Since this newsletter is primarily concerned with the Kidneys, and as the Kidneys are primarily concerned with Yin-Yang physiology, it is necessary to at least briefly discuss what Yin and Yang mean. I plan to discuss these more extensively in a future article.
Yin and Yang are simply the named recognition of dualistic reality. We can only experience life, and reality, through dualism. There is no day without night, no up without down, no hot without cold. All opposites exist in complementary relation to one another, and it is only through our perception that we experience them as separate. On and off, 0 and 1. There, now you have the entire concept of binary language and the foundation of computers.
I have purposely tried to use words and terms which reflect this concept throughout this newsletter. Salt and sugar, adrenal cortex and adrenal medulla, sodium and chloride, positively charged ions and negatively charged ions. To continue further with regards to physiology, Yin is the fluids aspect of the Kidneys and Yang is the metabolic aspect. Yin is water, Yang is fire. Yin is the interior of the body, Yang is the exterior. Yin is structure, Yang is function. Yin is estrogen, Yang is progesterone. It is most important to understand that Yin and Yang are never absolutes. You cannot go to the store and purchase a Yin. They are relational to one another. The front of the body is Yin relative to the back of the body, but the chest is Yang relative to the abdomen, which is relatively more Yin. Even the concept of absolute and relative is a Yin-Yang dichotomy. In fact, by definition, any concept is a Yin-Yang dichotomy. Anything which we can speak of or experience must be so because we experience it in relation to something else. Yin-Yang is the fundamental Chinese expression of manifestation in the world.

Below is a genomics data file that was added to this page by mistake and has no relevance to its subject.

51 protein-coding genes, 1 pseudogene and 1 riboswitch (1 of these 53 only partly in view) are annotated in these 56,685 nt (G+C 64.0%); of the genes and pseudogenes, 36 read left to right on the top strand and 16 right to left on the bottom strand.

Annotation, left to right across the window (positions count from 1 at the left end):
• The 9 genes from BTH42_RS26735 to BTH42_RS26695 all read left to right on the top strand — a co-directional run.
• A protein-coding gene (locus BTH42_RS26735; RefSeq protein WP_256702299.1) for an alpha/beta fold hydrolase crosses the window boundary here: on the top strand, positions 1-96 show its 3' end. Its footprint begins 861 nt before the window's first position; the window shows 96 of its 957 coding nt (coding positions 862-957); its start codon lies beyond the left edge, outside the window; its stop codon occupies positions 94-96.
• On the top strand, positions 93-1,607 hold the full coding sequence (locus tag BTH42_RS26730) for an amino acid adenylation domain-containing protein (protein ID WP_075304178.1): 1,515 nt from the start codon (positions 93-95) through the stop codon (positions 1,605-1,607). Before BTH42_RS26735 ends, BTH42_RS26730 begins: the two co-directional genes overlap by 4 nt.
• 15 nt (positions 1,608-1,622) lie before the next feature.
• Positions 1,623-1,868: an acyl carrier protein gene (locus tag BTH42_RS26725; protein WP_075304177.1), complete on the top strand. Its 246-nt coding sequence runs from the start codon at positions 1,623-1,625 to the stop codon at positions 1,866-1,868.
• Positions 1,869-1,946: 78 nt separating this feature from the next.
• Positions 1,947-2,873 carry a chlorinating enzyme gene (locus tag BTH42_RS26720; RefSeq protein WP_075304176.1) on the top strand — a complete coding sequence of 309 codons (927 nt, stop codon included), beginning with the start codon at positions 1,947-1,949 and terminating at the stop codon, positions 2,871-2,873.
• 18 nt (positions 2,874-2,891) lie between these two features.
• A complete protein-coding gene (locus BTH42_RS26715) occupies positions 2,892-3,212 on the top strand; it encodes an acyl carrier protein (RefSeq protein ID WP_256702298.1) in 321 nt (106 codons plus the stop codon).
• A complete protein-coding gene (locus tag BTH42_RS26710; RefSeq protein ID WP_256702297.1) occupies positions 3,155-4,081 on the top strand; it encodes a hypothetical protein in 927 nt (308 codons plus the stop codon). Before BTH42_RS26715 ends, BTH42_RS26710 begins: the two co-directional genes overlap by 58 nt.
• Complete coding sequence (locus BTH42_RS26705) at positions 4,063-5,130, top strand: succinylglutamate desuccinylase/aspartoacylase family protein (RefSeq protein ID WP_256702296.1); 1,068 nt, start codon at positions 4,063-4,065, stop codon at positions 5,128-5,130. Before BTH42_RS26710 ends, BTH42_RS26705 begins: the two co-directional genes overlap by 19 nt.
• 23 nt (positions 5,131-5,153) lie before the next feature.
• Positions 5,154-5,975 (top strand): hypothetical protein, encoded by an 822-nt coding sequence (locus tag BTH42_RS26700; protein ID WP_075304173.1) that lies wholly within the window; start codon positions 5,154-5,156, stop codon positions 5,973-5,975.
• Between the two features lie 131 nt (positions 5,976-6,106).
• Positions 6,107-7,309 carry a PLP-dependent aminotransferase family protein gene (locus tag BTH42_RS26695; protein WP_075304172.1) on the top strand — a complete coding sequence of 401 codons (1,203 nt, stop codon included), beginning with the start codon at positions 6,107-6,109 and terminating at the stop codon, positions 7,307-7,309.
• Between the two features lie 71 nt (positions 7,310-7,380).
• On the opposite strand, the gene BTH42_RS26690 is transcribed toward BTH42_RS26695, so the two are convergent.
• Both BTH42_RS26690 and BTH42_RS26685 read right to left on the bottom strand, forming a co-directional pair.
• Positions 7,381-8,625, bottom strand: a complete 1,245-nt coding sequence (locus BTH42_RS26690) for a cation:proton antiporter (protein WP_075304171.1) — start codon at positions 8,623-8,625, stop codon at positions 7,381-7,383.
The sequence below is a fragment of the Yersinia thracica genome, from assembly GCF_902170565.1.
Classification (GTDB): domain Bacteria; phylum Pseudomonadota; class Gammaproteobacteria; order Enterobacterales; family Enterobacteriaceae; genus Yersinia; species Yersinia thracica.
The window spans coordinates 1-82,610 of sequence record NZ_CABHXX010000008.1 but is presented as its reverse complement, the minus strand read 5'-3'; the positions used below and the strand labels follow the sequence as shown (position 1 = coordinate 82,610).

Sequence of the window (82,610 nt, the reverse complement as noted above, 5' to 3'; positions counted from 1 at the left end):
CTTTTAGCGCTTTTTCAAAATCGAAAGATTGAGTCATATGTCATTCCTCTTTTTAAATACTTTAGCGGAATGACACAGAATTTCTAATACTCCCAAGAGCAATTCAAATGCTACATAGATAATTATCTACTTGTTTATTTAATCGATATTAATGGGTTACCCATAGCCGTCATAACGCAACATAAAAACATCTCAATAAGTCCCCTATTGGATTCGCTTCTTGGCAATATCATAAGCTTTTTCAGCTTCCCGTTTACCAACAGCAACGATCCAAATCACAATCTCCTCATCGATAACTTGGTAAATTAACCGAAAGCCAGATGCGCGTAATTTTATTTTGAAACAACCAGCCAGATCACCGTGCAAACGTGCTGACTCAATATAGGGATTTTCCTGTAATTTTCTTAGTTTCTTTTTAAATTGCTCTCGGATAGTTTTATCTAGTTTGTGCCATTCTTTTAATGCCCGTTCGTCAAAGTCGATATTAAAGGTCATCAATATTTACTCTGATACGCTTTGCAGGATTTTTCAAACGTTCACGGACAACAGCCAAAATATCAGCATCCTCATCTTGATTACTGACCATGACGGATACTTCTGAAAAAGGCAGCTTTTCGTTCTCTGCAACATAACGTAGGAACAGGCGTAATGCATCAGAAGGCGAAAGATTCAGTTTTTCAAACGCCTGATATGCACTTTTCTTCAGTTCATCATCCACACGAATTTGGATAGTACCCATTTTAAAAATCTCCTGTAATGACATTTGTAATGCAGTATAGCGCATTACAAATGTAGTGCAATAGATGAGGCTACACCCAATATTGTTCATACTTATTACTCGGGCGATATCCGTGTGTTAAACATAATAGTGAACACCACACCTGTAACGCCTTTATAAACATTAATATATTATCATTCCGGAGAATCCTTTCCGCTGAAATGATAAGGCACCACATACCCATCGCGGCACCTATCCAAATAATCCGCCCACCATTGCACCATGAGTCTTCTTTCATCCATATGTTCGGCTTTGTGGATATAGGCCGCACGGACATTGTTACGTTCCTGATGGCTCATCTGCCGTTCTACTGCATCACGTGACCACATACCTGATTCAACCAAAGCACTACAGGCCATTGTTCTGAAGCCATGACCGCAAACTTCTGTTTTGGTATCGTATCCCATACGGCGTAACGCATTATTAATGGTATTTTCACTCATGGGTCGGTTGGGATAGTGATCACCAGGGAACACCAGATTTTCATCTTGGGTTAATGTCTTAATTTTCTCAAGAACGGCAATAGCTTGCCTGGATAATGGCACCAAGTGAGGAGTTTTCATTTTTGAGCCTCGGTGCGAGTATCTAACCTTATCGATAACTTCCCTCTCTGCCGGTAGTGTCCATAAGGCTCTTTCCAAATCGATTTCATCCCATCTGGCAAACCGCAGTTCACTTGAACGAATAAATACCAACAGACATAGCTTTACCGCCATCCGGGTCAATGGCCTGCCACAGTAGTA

One critical concept to understand is that the interpenetration of Yin and Yang is what defines and drives life. In life, they remain mixed. In disease and ultimately death, they separate.